The Who made their reputation as the loudest band in rock but it was hard to really hear them at Wembley stadium on July 6, 2019.
Instead, high up in the third level of the monstrous stadium, we heard a mushy blend of trumpets and violins drowning out the cutting edges of Pete Townshend, a god of the guitar. Amid the cacophony of echoes, we had to struggle to discern two of the most iconic voices in rock — Roger Daltrey and before him, Eddie Vedder.
It’s too bad, because The Who are still great. They deserved better than a half-empty football stadium for their historic “return” to London.
As Pete said, they really should have played Glastonbury. Their music, which was ahead of their times and still sounds timeless, deserves relevance for all generations, not just nostalgia for an audience mainly over 50.
Even if they no longer play “My Generation”, they really should talk about it.
These guys in their mid-70s still rock big time, and they have an important role teaching us how to rock and what to rock against. Daltrey can still hit notes that challenge many vocalists, even if he worries he’ll lose his voice over the next five years. His performance of Love Reign O’er Me really did make it rain near the end of the show. Pete’s singing is better than back in the day. He sounds like the old bluesmen he idolized in the 1950s and 60s.
Pete and Roger deserve credit for hiring underpaid classical musicians to fill out their operatic sound, especially in the opening Tommy section and the closing tunes from Quadrophenia. But this enlarged version of The Who deserved a week-long residence at the Royal Albert Hall, or maybe 2 shows at 02 Arena or at least a smaller football stadium.
How bad was the mix of sound, bouncing around the oversized stadium and off low, threatening clouds on a cold damp London summer night? I walked around the upper deck and couldn’t find Pete’s guitar. The full range of instruments never cut through the air to my vantage points across the stadium. Half the show I was left wondering if Pete was actually playing, or if he hadn’t found a guitar technician to replace his beloved Alan Rogan, who passed away days before the show.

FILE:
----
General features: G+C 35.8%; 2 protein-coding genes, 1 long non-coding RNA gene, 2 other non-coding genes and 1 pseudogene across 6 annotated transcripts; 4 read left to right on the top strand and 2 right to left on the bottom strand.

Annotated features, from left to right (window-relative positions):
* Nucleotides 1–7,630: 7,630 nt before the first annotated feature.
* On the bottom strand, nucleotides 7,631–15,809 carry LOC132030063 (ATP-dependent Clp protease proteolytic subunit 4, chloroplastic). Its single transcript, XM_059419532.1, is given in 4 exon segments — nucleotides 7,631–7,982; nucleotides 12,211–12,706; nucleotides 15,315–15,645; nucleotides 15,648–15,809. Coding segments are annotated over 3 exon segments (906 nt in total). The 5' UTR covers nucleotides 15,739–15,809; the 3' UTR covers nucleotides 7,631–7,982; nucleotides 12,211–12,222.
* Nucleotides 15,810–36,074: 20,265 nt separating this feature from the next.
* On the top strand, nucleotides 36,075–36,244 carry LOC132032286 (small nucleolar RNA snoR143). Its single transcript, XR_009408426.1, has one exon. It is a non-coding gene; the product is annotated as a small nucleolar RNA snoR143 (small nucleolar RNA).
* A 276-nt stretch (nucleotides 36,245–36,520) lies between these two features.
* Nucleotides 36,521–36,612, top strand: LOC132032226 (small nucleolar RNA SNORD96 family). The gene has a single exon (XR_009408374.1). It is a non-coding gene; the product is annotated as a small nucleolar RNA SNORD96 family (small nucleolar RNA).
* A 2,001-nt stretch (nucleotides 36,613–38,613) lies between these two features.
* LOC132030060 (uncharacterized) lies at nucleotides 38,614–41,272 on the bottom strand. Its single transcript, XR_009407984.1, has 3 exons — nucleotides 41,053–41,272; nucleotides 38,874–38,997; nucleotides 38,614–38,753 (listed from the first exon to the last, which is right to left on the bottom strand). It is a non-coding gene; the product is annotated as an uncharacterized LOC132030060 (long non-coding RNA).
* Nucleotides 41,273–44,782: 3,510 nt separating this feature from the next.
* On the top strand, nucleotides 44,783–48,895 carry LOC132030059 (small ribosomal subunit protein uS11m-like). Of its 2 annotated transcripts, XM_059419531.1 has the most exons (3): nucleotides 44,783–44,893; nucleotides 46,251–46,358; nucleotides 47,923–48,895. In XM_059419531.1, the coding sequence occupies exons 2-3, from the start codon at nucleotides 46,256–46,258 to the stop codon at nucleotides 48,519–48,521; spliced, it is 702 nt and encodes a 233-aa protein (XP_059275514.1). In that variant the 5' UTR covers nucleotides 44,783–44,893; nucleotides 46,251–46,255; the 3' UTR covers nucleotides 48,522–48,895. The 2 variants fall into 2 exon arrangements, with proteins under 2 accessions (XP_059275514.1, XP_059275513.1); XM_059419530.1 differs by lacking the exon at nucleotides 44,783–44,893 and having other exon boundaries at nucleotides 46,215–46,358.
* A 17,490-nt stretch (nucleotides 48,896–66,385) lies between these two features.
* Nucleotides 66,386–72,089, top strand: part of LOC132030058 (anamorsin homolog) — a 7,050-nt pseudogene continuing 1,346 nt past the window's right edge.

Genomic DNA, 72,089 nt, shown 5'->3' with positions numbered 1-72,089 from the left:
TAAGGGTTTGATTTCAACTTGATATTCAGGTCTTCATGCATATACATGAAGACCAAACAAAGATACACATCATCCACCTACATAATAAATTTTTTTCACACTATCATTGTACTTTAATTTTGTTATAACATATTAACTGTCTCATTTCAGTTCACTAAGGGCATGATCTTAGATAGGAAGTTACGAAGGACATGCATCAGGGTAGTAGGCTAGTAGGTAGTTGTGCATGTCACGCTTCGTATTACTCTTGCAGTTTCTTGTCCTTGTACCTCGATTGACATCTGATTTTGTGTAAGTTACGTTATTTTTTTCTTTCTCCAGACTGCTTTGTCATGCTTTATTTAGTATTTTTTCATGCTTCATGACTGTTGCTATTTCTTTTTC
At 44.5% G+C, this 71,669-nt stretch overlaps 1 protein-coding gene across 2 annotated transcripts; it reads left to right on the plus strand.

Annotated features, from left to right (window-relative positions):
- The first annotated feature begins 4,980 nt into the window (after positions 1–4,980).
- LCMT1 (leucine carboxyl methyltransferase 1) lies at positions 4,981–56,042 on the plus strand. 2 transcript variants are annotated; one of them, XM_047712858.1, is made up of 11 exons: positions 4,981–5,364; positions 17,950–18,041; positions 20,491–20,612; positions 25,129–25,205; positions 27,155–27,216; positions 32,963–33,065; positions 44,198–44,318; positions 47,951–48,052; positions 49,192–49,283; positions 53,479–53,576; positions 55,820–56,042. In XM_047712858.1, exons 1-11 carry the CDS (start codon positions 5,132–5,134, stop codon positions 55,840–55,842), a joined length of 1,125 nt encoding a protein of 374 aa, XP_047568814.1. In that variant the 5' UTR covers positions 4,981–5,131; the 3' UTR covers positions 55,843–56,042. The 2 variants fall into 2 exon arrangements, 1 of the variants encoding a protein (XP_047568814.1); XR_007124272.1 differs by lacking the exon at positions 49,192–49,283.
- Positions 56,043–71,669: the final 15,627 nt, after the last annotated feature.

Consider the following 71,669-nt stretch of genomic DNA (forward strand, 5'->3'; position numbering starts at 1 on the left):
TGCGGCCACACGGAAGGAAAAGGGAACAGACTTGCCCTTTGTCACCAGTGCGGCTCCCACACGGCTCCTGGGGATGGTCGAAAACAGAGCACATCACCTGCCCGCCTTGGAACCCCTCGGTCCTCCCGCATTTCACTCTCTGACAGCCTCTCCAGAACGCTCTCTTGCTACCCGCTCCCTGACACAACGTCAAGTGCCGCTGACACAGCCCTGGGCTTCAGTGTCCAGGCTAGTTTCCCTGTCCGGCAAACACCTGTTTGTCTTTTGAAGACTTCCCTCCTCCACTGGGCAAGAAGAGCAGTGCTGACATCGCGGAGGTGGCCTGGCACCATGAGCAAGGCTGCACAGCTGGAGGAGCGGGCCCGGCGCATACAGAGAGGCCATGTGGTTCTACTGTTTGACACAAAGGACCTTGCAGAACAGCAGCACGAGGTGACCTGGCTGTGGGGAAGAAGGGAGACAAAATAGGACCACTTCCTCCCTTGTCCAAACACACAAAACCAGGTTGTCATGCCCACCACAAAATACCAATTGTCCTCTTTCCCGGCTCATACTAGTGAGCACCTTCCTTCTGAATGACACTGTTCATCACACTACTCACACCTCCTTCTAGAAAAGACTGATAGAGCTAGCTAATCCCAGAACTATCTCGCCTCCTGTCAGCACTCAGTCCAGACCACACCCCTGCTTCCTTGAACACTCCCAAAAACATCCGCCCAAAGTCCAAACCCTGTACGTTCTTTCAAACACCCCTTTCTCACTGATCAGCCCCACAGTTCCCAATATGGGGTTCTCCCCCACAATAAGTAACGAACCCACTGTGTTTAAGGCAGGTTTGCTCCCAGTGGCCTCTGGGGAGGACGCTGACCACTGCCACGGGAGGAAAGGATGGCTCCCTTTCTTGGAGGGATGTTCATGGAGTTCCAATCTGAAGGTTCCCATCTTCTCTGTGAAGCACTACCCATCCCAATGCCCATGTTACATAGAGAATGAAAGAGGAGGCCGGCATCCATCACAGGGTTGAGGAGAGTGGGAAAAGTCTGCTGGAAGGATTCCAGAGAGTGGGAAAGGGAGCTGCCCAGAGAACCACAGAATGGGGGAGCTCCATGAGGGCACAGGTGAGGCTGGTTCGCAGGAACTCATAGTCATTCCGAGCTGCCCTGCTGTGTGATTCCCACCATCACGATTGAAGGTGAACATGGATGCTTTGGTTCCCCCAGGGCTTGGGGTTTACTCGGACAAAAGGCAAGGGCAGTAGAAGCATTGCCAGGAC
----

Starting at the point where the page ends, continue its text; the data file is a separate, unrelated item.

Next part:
The sound came through best when it was just Pete and Roger playing a refreshened acoustic version of “Won’t Get Fooled Again”. We could finally hear Pete’s guitar when the scaled down outfit played Substitute, The Seeker and Pinball Wizard.
Their amazing performance — or what I could hear of it — made me think that I would pay double to see Pete and Roger as a small folk act called “Pete and Roger”. Like the ballads of Neil Young or Bob Dylan, their songs would have enough innate force to carry that show without all the orchestration.
And they really should be touring with bands such as Kasabian, Arctic Monkeys, Kendrick Lamar or whoever the hottest, latest thing is. It’s ridiculous to think that a younger generation doesn’t know about the guys who wrote the soundtrack for generational conflict and inspired bands such as Eddie Vedder’s Pearl Jam.
Pete and Roger don’t need the money anymore. They can afford to play for less at smaller venues to reach new audiences who should really wanna know Who are You.
As Roger said at the end of the show: our glamour is gone, our youth is gone, but the music is still great. It really is great. And they are still great performers. What they needed was a better venue.
(words and images copyright Christopher Johnson Globalite Media all rights reserved).